Student Debt: how do we get around it? – Charlotte Stenning
The Association of Investment Companies (AIC) has shone a light on the extent to which
parents underestimate student debt. Research from the body shows that students think that they will accumulate an average of
£37,935 in debt, whilst parents expect a debt average of £23,954.
However, the Institute of Fiscal Studies’ estimate shows that student debts could rise to
over £50,000. To me this is almost incomprehensible.
The AIC suggests investing money could be more rewarding than a cash savings account
in the long term. This would be hugely beneficial for students suffering from finance
complications, allowing them to avoid the astronomical debt they could accumulate.
According to the survey, if you invest £25 per month over a duration of 18 years, £5,400 of
total investment could grow to £17,741.74. An investment of £50 per month over the same time period would produce a total
investment of £10,800 which could grow to £35,483.42. For an even bigger investment of £100 per month over 18 years, the £21,600 total
investment could increase to £70,966.84. This incredible amount of money could clear any
student debt collected and leave extra money to finance other issues encountered by a
student, such as funding a car or first home.
As a long-term saving solution, investing money in the average investment company can
treble the amount of money you originally invested in 18 years. This is an astounding revelation to me; a student about to start my A-levels with the
aspiration of reaching university. There is an obvious risk that my debt levels could spiral
out of control. The debt could be avoided, a feat I did not think possible due to a preconceived
expectation I had to take out a student loan, something most people do.
In hypothetical terms, if my parents had invested money per month since I was born,
based on the AIC stats I would be able to clear any debts and have no need for a loan. To
me this seems almost unbelievable. As Albert Einstein said: ‘Compound interest is the
eighth wonder of the world’.
Education on money saving options
What I also found interesting in the AIC study was that only 41% of parents are aware of
the minimum monthly amount that can be invested in a stock market linked savings
scheme. There appears to be a lack of general knowledge about the options available to parents
when it comes to saving money for their children.
The study showed that of the parents saving money for their children in the future, 66%
save through a cash savings account and a mere 15% make investments.
To me, this reveals a huge problem. Parents are not maximising the amount of money they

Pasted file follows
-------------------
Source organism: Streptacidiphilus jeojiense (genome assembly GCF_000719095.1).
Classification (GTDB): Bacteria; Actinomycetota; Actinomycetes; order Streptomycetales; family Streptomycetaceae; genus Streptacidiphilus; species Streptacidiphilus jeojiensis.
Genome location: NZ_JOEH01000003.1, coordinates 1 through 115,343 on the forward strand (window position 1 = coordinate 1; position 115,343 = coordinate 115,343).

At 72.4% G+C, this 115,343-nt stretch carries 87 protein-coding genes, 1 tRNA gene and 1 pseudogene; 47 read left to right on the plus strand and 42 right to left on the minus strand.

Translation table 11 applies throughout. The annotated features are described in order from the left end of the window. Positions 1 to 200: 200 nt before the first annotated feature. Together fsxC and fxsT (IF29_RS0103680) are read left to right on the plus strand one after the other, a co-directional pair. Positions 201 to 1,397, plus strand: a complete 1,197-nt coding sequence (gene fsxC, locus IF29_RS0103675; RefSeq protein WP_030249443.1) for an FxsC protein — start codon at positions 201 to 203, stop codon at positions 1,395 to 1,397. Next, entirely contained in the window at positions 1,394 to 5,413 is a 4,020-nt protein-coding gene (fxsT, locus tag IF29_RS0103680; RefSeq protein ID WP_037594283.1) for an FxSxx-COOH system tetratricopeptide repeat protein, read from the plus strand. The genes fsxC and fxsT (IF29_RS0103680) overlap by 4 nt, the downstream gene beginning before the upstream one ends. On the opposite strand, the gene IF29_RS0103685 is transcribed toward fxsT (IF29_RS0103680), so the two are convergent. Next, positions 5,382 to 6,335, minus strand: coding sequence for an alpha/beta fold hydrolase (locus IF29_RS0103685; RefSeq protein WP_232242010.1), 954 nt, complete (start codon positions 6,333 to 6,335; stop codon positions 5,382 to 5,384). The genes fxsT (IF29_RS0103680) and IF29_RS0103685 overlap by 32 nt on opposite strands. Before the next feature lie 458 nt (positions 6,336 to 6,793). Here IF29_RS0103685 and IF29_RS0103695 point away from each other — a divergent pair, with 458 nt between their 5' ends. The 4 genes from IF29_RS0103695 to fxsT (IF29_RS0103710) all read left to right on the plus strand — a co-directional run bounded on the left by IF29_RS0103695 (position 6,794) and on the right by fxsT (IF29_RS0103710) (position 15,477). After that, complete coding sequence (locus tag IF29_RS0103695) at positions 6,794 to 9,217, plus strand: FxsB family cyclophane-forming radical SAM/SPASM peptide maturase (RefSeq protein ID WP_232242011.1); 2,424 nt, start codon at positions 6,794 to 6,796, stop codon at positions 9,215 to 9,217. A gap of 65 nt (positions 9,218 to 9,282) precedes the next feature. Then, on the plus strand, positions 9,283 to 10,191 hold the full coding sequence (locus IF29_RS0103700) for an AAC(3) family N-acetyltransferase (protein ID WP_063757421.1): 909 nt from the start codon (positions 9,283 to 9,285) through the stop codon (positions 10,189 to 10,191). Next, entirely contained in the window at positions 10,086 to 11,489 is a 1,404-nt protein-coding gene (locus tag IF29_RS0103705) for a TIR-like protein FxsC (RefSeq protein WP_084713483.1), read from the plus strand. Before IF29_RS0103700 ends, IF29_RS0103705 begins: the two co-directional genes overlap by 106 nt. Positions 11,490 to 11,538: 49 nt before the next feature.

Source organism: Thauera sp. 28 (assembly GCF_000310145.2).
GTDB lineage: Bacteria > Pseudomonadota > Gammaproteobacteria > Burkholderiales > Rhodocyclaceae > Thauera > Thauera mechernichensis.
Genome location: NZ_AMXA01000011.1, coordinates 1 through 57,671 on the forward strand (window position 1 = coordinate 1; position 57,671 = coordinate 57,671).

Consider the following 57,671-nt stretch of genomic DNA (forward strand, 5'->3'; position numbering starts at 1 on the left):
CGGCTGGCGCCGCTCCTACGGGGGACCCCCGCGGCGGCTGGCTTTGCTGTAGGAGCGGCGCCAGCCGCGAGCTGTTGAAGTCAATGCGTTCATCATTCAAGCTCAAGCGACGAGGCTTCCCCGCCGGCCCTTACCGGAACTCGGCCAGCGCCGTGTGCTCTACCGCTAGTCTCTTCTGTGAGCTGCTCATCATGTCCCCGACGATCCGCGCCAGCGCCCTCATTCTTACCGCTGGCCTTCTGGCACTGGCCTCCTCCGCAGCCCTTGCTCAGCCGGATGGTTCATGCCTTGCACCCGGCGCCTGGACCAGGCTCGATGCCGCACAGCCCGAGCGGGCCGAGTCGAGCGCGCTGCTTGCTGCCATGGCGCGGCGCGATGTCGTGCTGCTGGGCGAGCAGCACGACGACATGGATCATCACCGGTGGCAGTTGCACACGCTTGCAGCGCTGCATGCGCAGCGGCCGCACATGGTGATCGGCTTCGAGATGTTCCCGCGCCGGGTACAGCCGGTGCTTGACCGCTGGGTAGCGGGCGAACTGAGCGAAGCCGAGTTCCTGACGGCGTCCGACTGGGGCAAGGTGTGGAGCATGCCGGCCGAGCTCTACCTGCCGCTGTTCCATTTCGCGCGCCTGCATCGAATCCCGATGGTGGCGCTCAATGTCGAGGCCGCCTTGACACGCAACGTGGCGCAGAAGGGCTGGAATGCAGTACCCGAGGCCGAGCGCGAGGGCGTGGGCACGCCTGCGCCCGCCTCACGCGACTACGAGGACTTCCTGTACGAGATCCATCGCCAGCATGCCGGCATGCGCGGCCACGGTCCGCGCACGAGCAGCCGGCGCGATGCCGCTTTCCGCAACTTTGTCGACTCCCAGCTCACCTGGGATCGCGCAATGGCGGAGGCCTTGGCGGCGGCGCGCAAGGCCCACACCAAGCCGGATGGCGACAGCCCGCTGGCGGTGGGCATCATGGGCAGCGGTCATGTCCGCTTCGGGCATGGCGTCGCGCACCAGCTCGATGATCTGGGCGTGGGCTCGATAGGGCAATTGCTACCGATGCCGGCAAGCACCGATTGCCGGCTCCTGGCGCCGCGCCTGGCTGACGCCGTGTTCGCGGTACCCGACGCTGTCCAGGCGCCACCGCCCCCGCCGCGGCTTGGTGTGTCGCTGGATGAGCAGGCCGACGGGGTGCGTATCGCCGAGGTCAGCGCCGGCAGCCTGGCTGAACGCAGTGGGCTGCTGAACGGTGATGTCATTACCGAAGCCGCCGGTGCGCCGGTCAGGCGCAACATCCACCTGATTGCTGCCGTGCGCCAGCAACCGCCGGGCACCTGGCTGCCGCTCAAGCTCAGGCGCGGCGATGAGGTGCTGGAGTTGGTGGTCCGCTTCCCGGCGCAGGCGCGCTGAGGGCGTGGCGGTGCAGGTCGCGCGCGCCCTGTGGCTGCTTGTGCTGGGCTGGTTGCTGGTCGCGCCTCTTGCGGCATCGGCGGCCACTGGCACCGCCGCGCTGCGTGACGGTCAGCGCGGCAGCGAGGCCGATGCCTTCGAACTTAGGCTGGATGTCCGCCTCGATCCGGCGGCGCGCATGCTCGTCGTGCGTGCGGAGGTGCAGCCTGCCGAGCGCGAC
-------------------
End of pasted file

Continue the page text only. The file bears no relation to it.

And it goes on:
can save for their children by utilising investment accounts. I understand that cash savings accounts are considered to be more stable as they greatly
minimise the risk of losing money.
However, as AIC communications director Annabel Brodie-Smith points out, interest rates
are very low on these accounts which is producing a minimal gain from cash saving.
‘Parents are underestimating the amount of student debt their children will graduate with,’
Brodie-Smith explains. ‘Those who have a long time to save towards their children’s futures may want to consider
alternatives to cash to try and get the most from their savings. Interest rates are still near
record lows and this will have had a significant impact on cash savings.’
Although there are clear risks with stockmarket investing, if parents are educated to start
saving as soon as their child is born, we might see a reduction in the frequency of students
left with astronomical debt levels.
Eighteen years of regular investing based on the data shown by AIC supports the theory
that investing is about ‘time in the market, not timing the market’.
It seems clear to me that in order to remove the problem of student debt in universities and
other financing problems, education on finance and methods of saving money must be
incorporated at secondary school level.
What I find absurd is that many children are made aware of bullying and other such matters at school,
but somehow financial knowledge is neglected to be imparted. If we grow up learning about different money saving methods, we can all contribute more
profusely to the economy and save in a smarter way for our children. The AIC has encouraged me to realise that the student finance problem is not something
that should be encountered when we reach 18, but rather something that should be
tackled from birth. This would only be solved through educating more people on general financial issues at
school. More people can then make judicious decisions with their money and be able to
help their child clear their student debt quicker. RHS is tackling this issue with the sessions run as part of RHS VI, but should it even be introduced earlier?
We need to be exposed to methods of saving money at school and these findings by the
AIC should be the trigger to make this happen.
Article was first published on Citywire Wealth Manager on 16 August.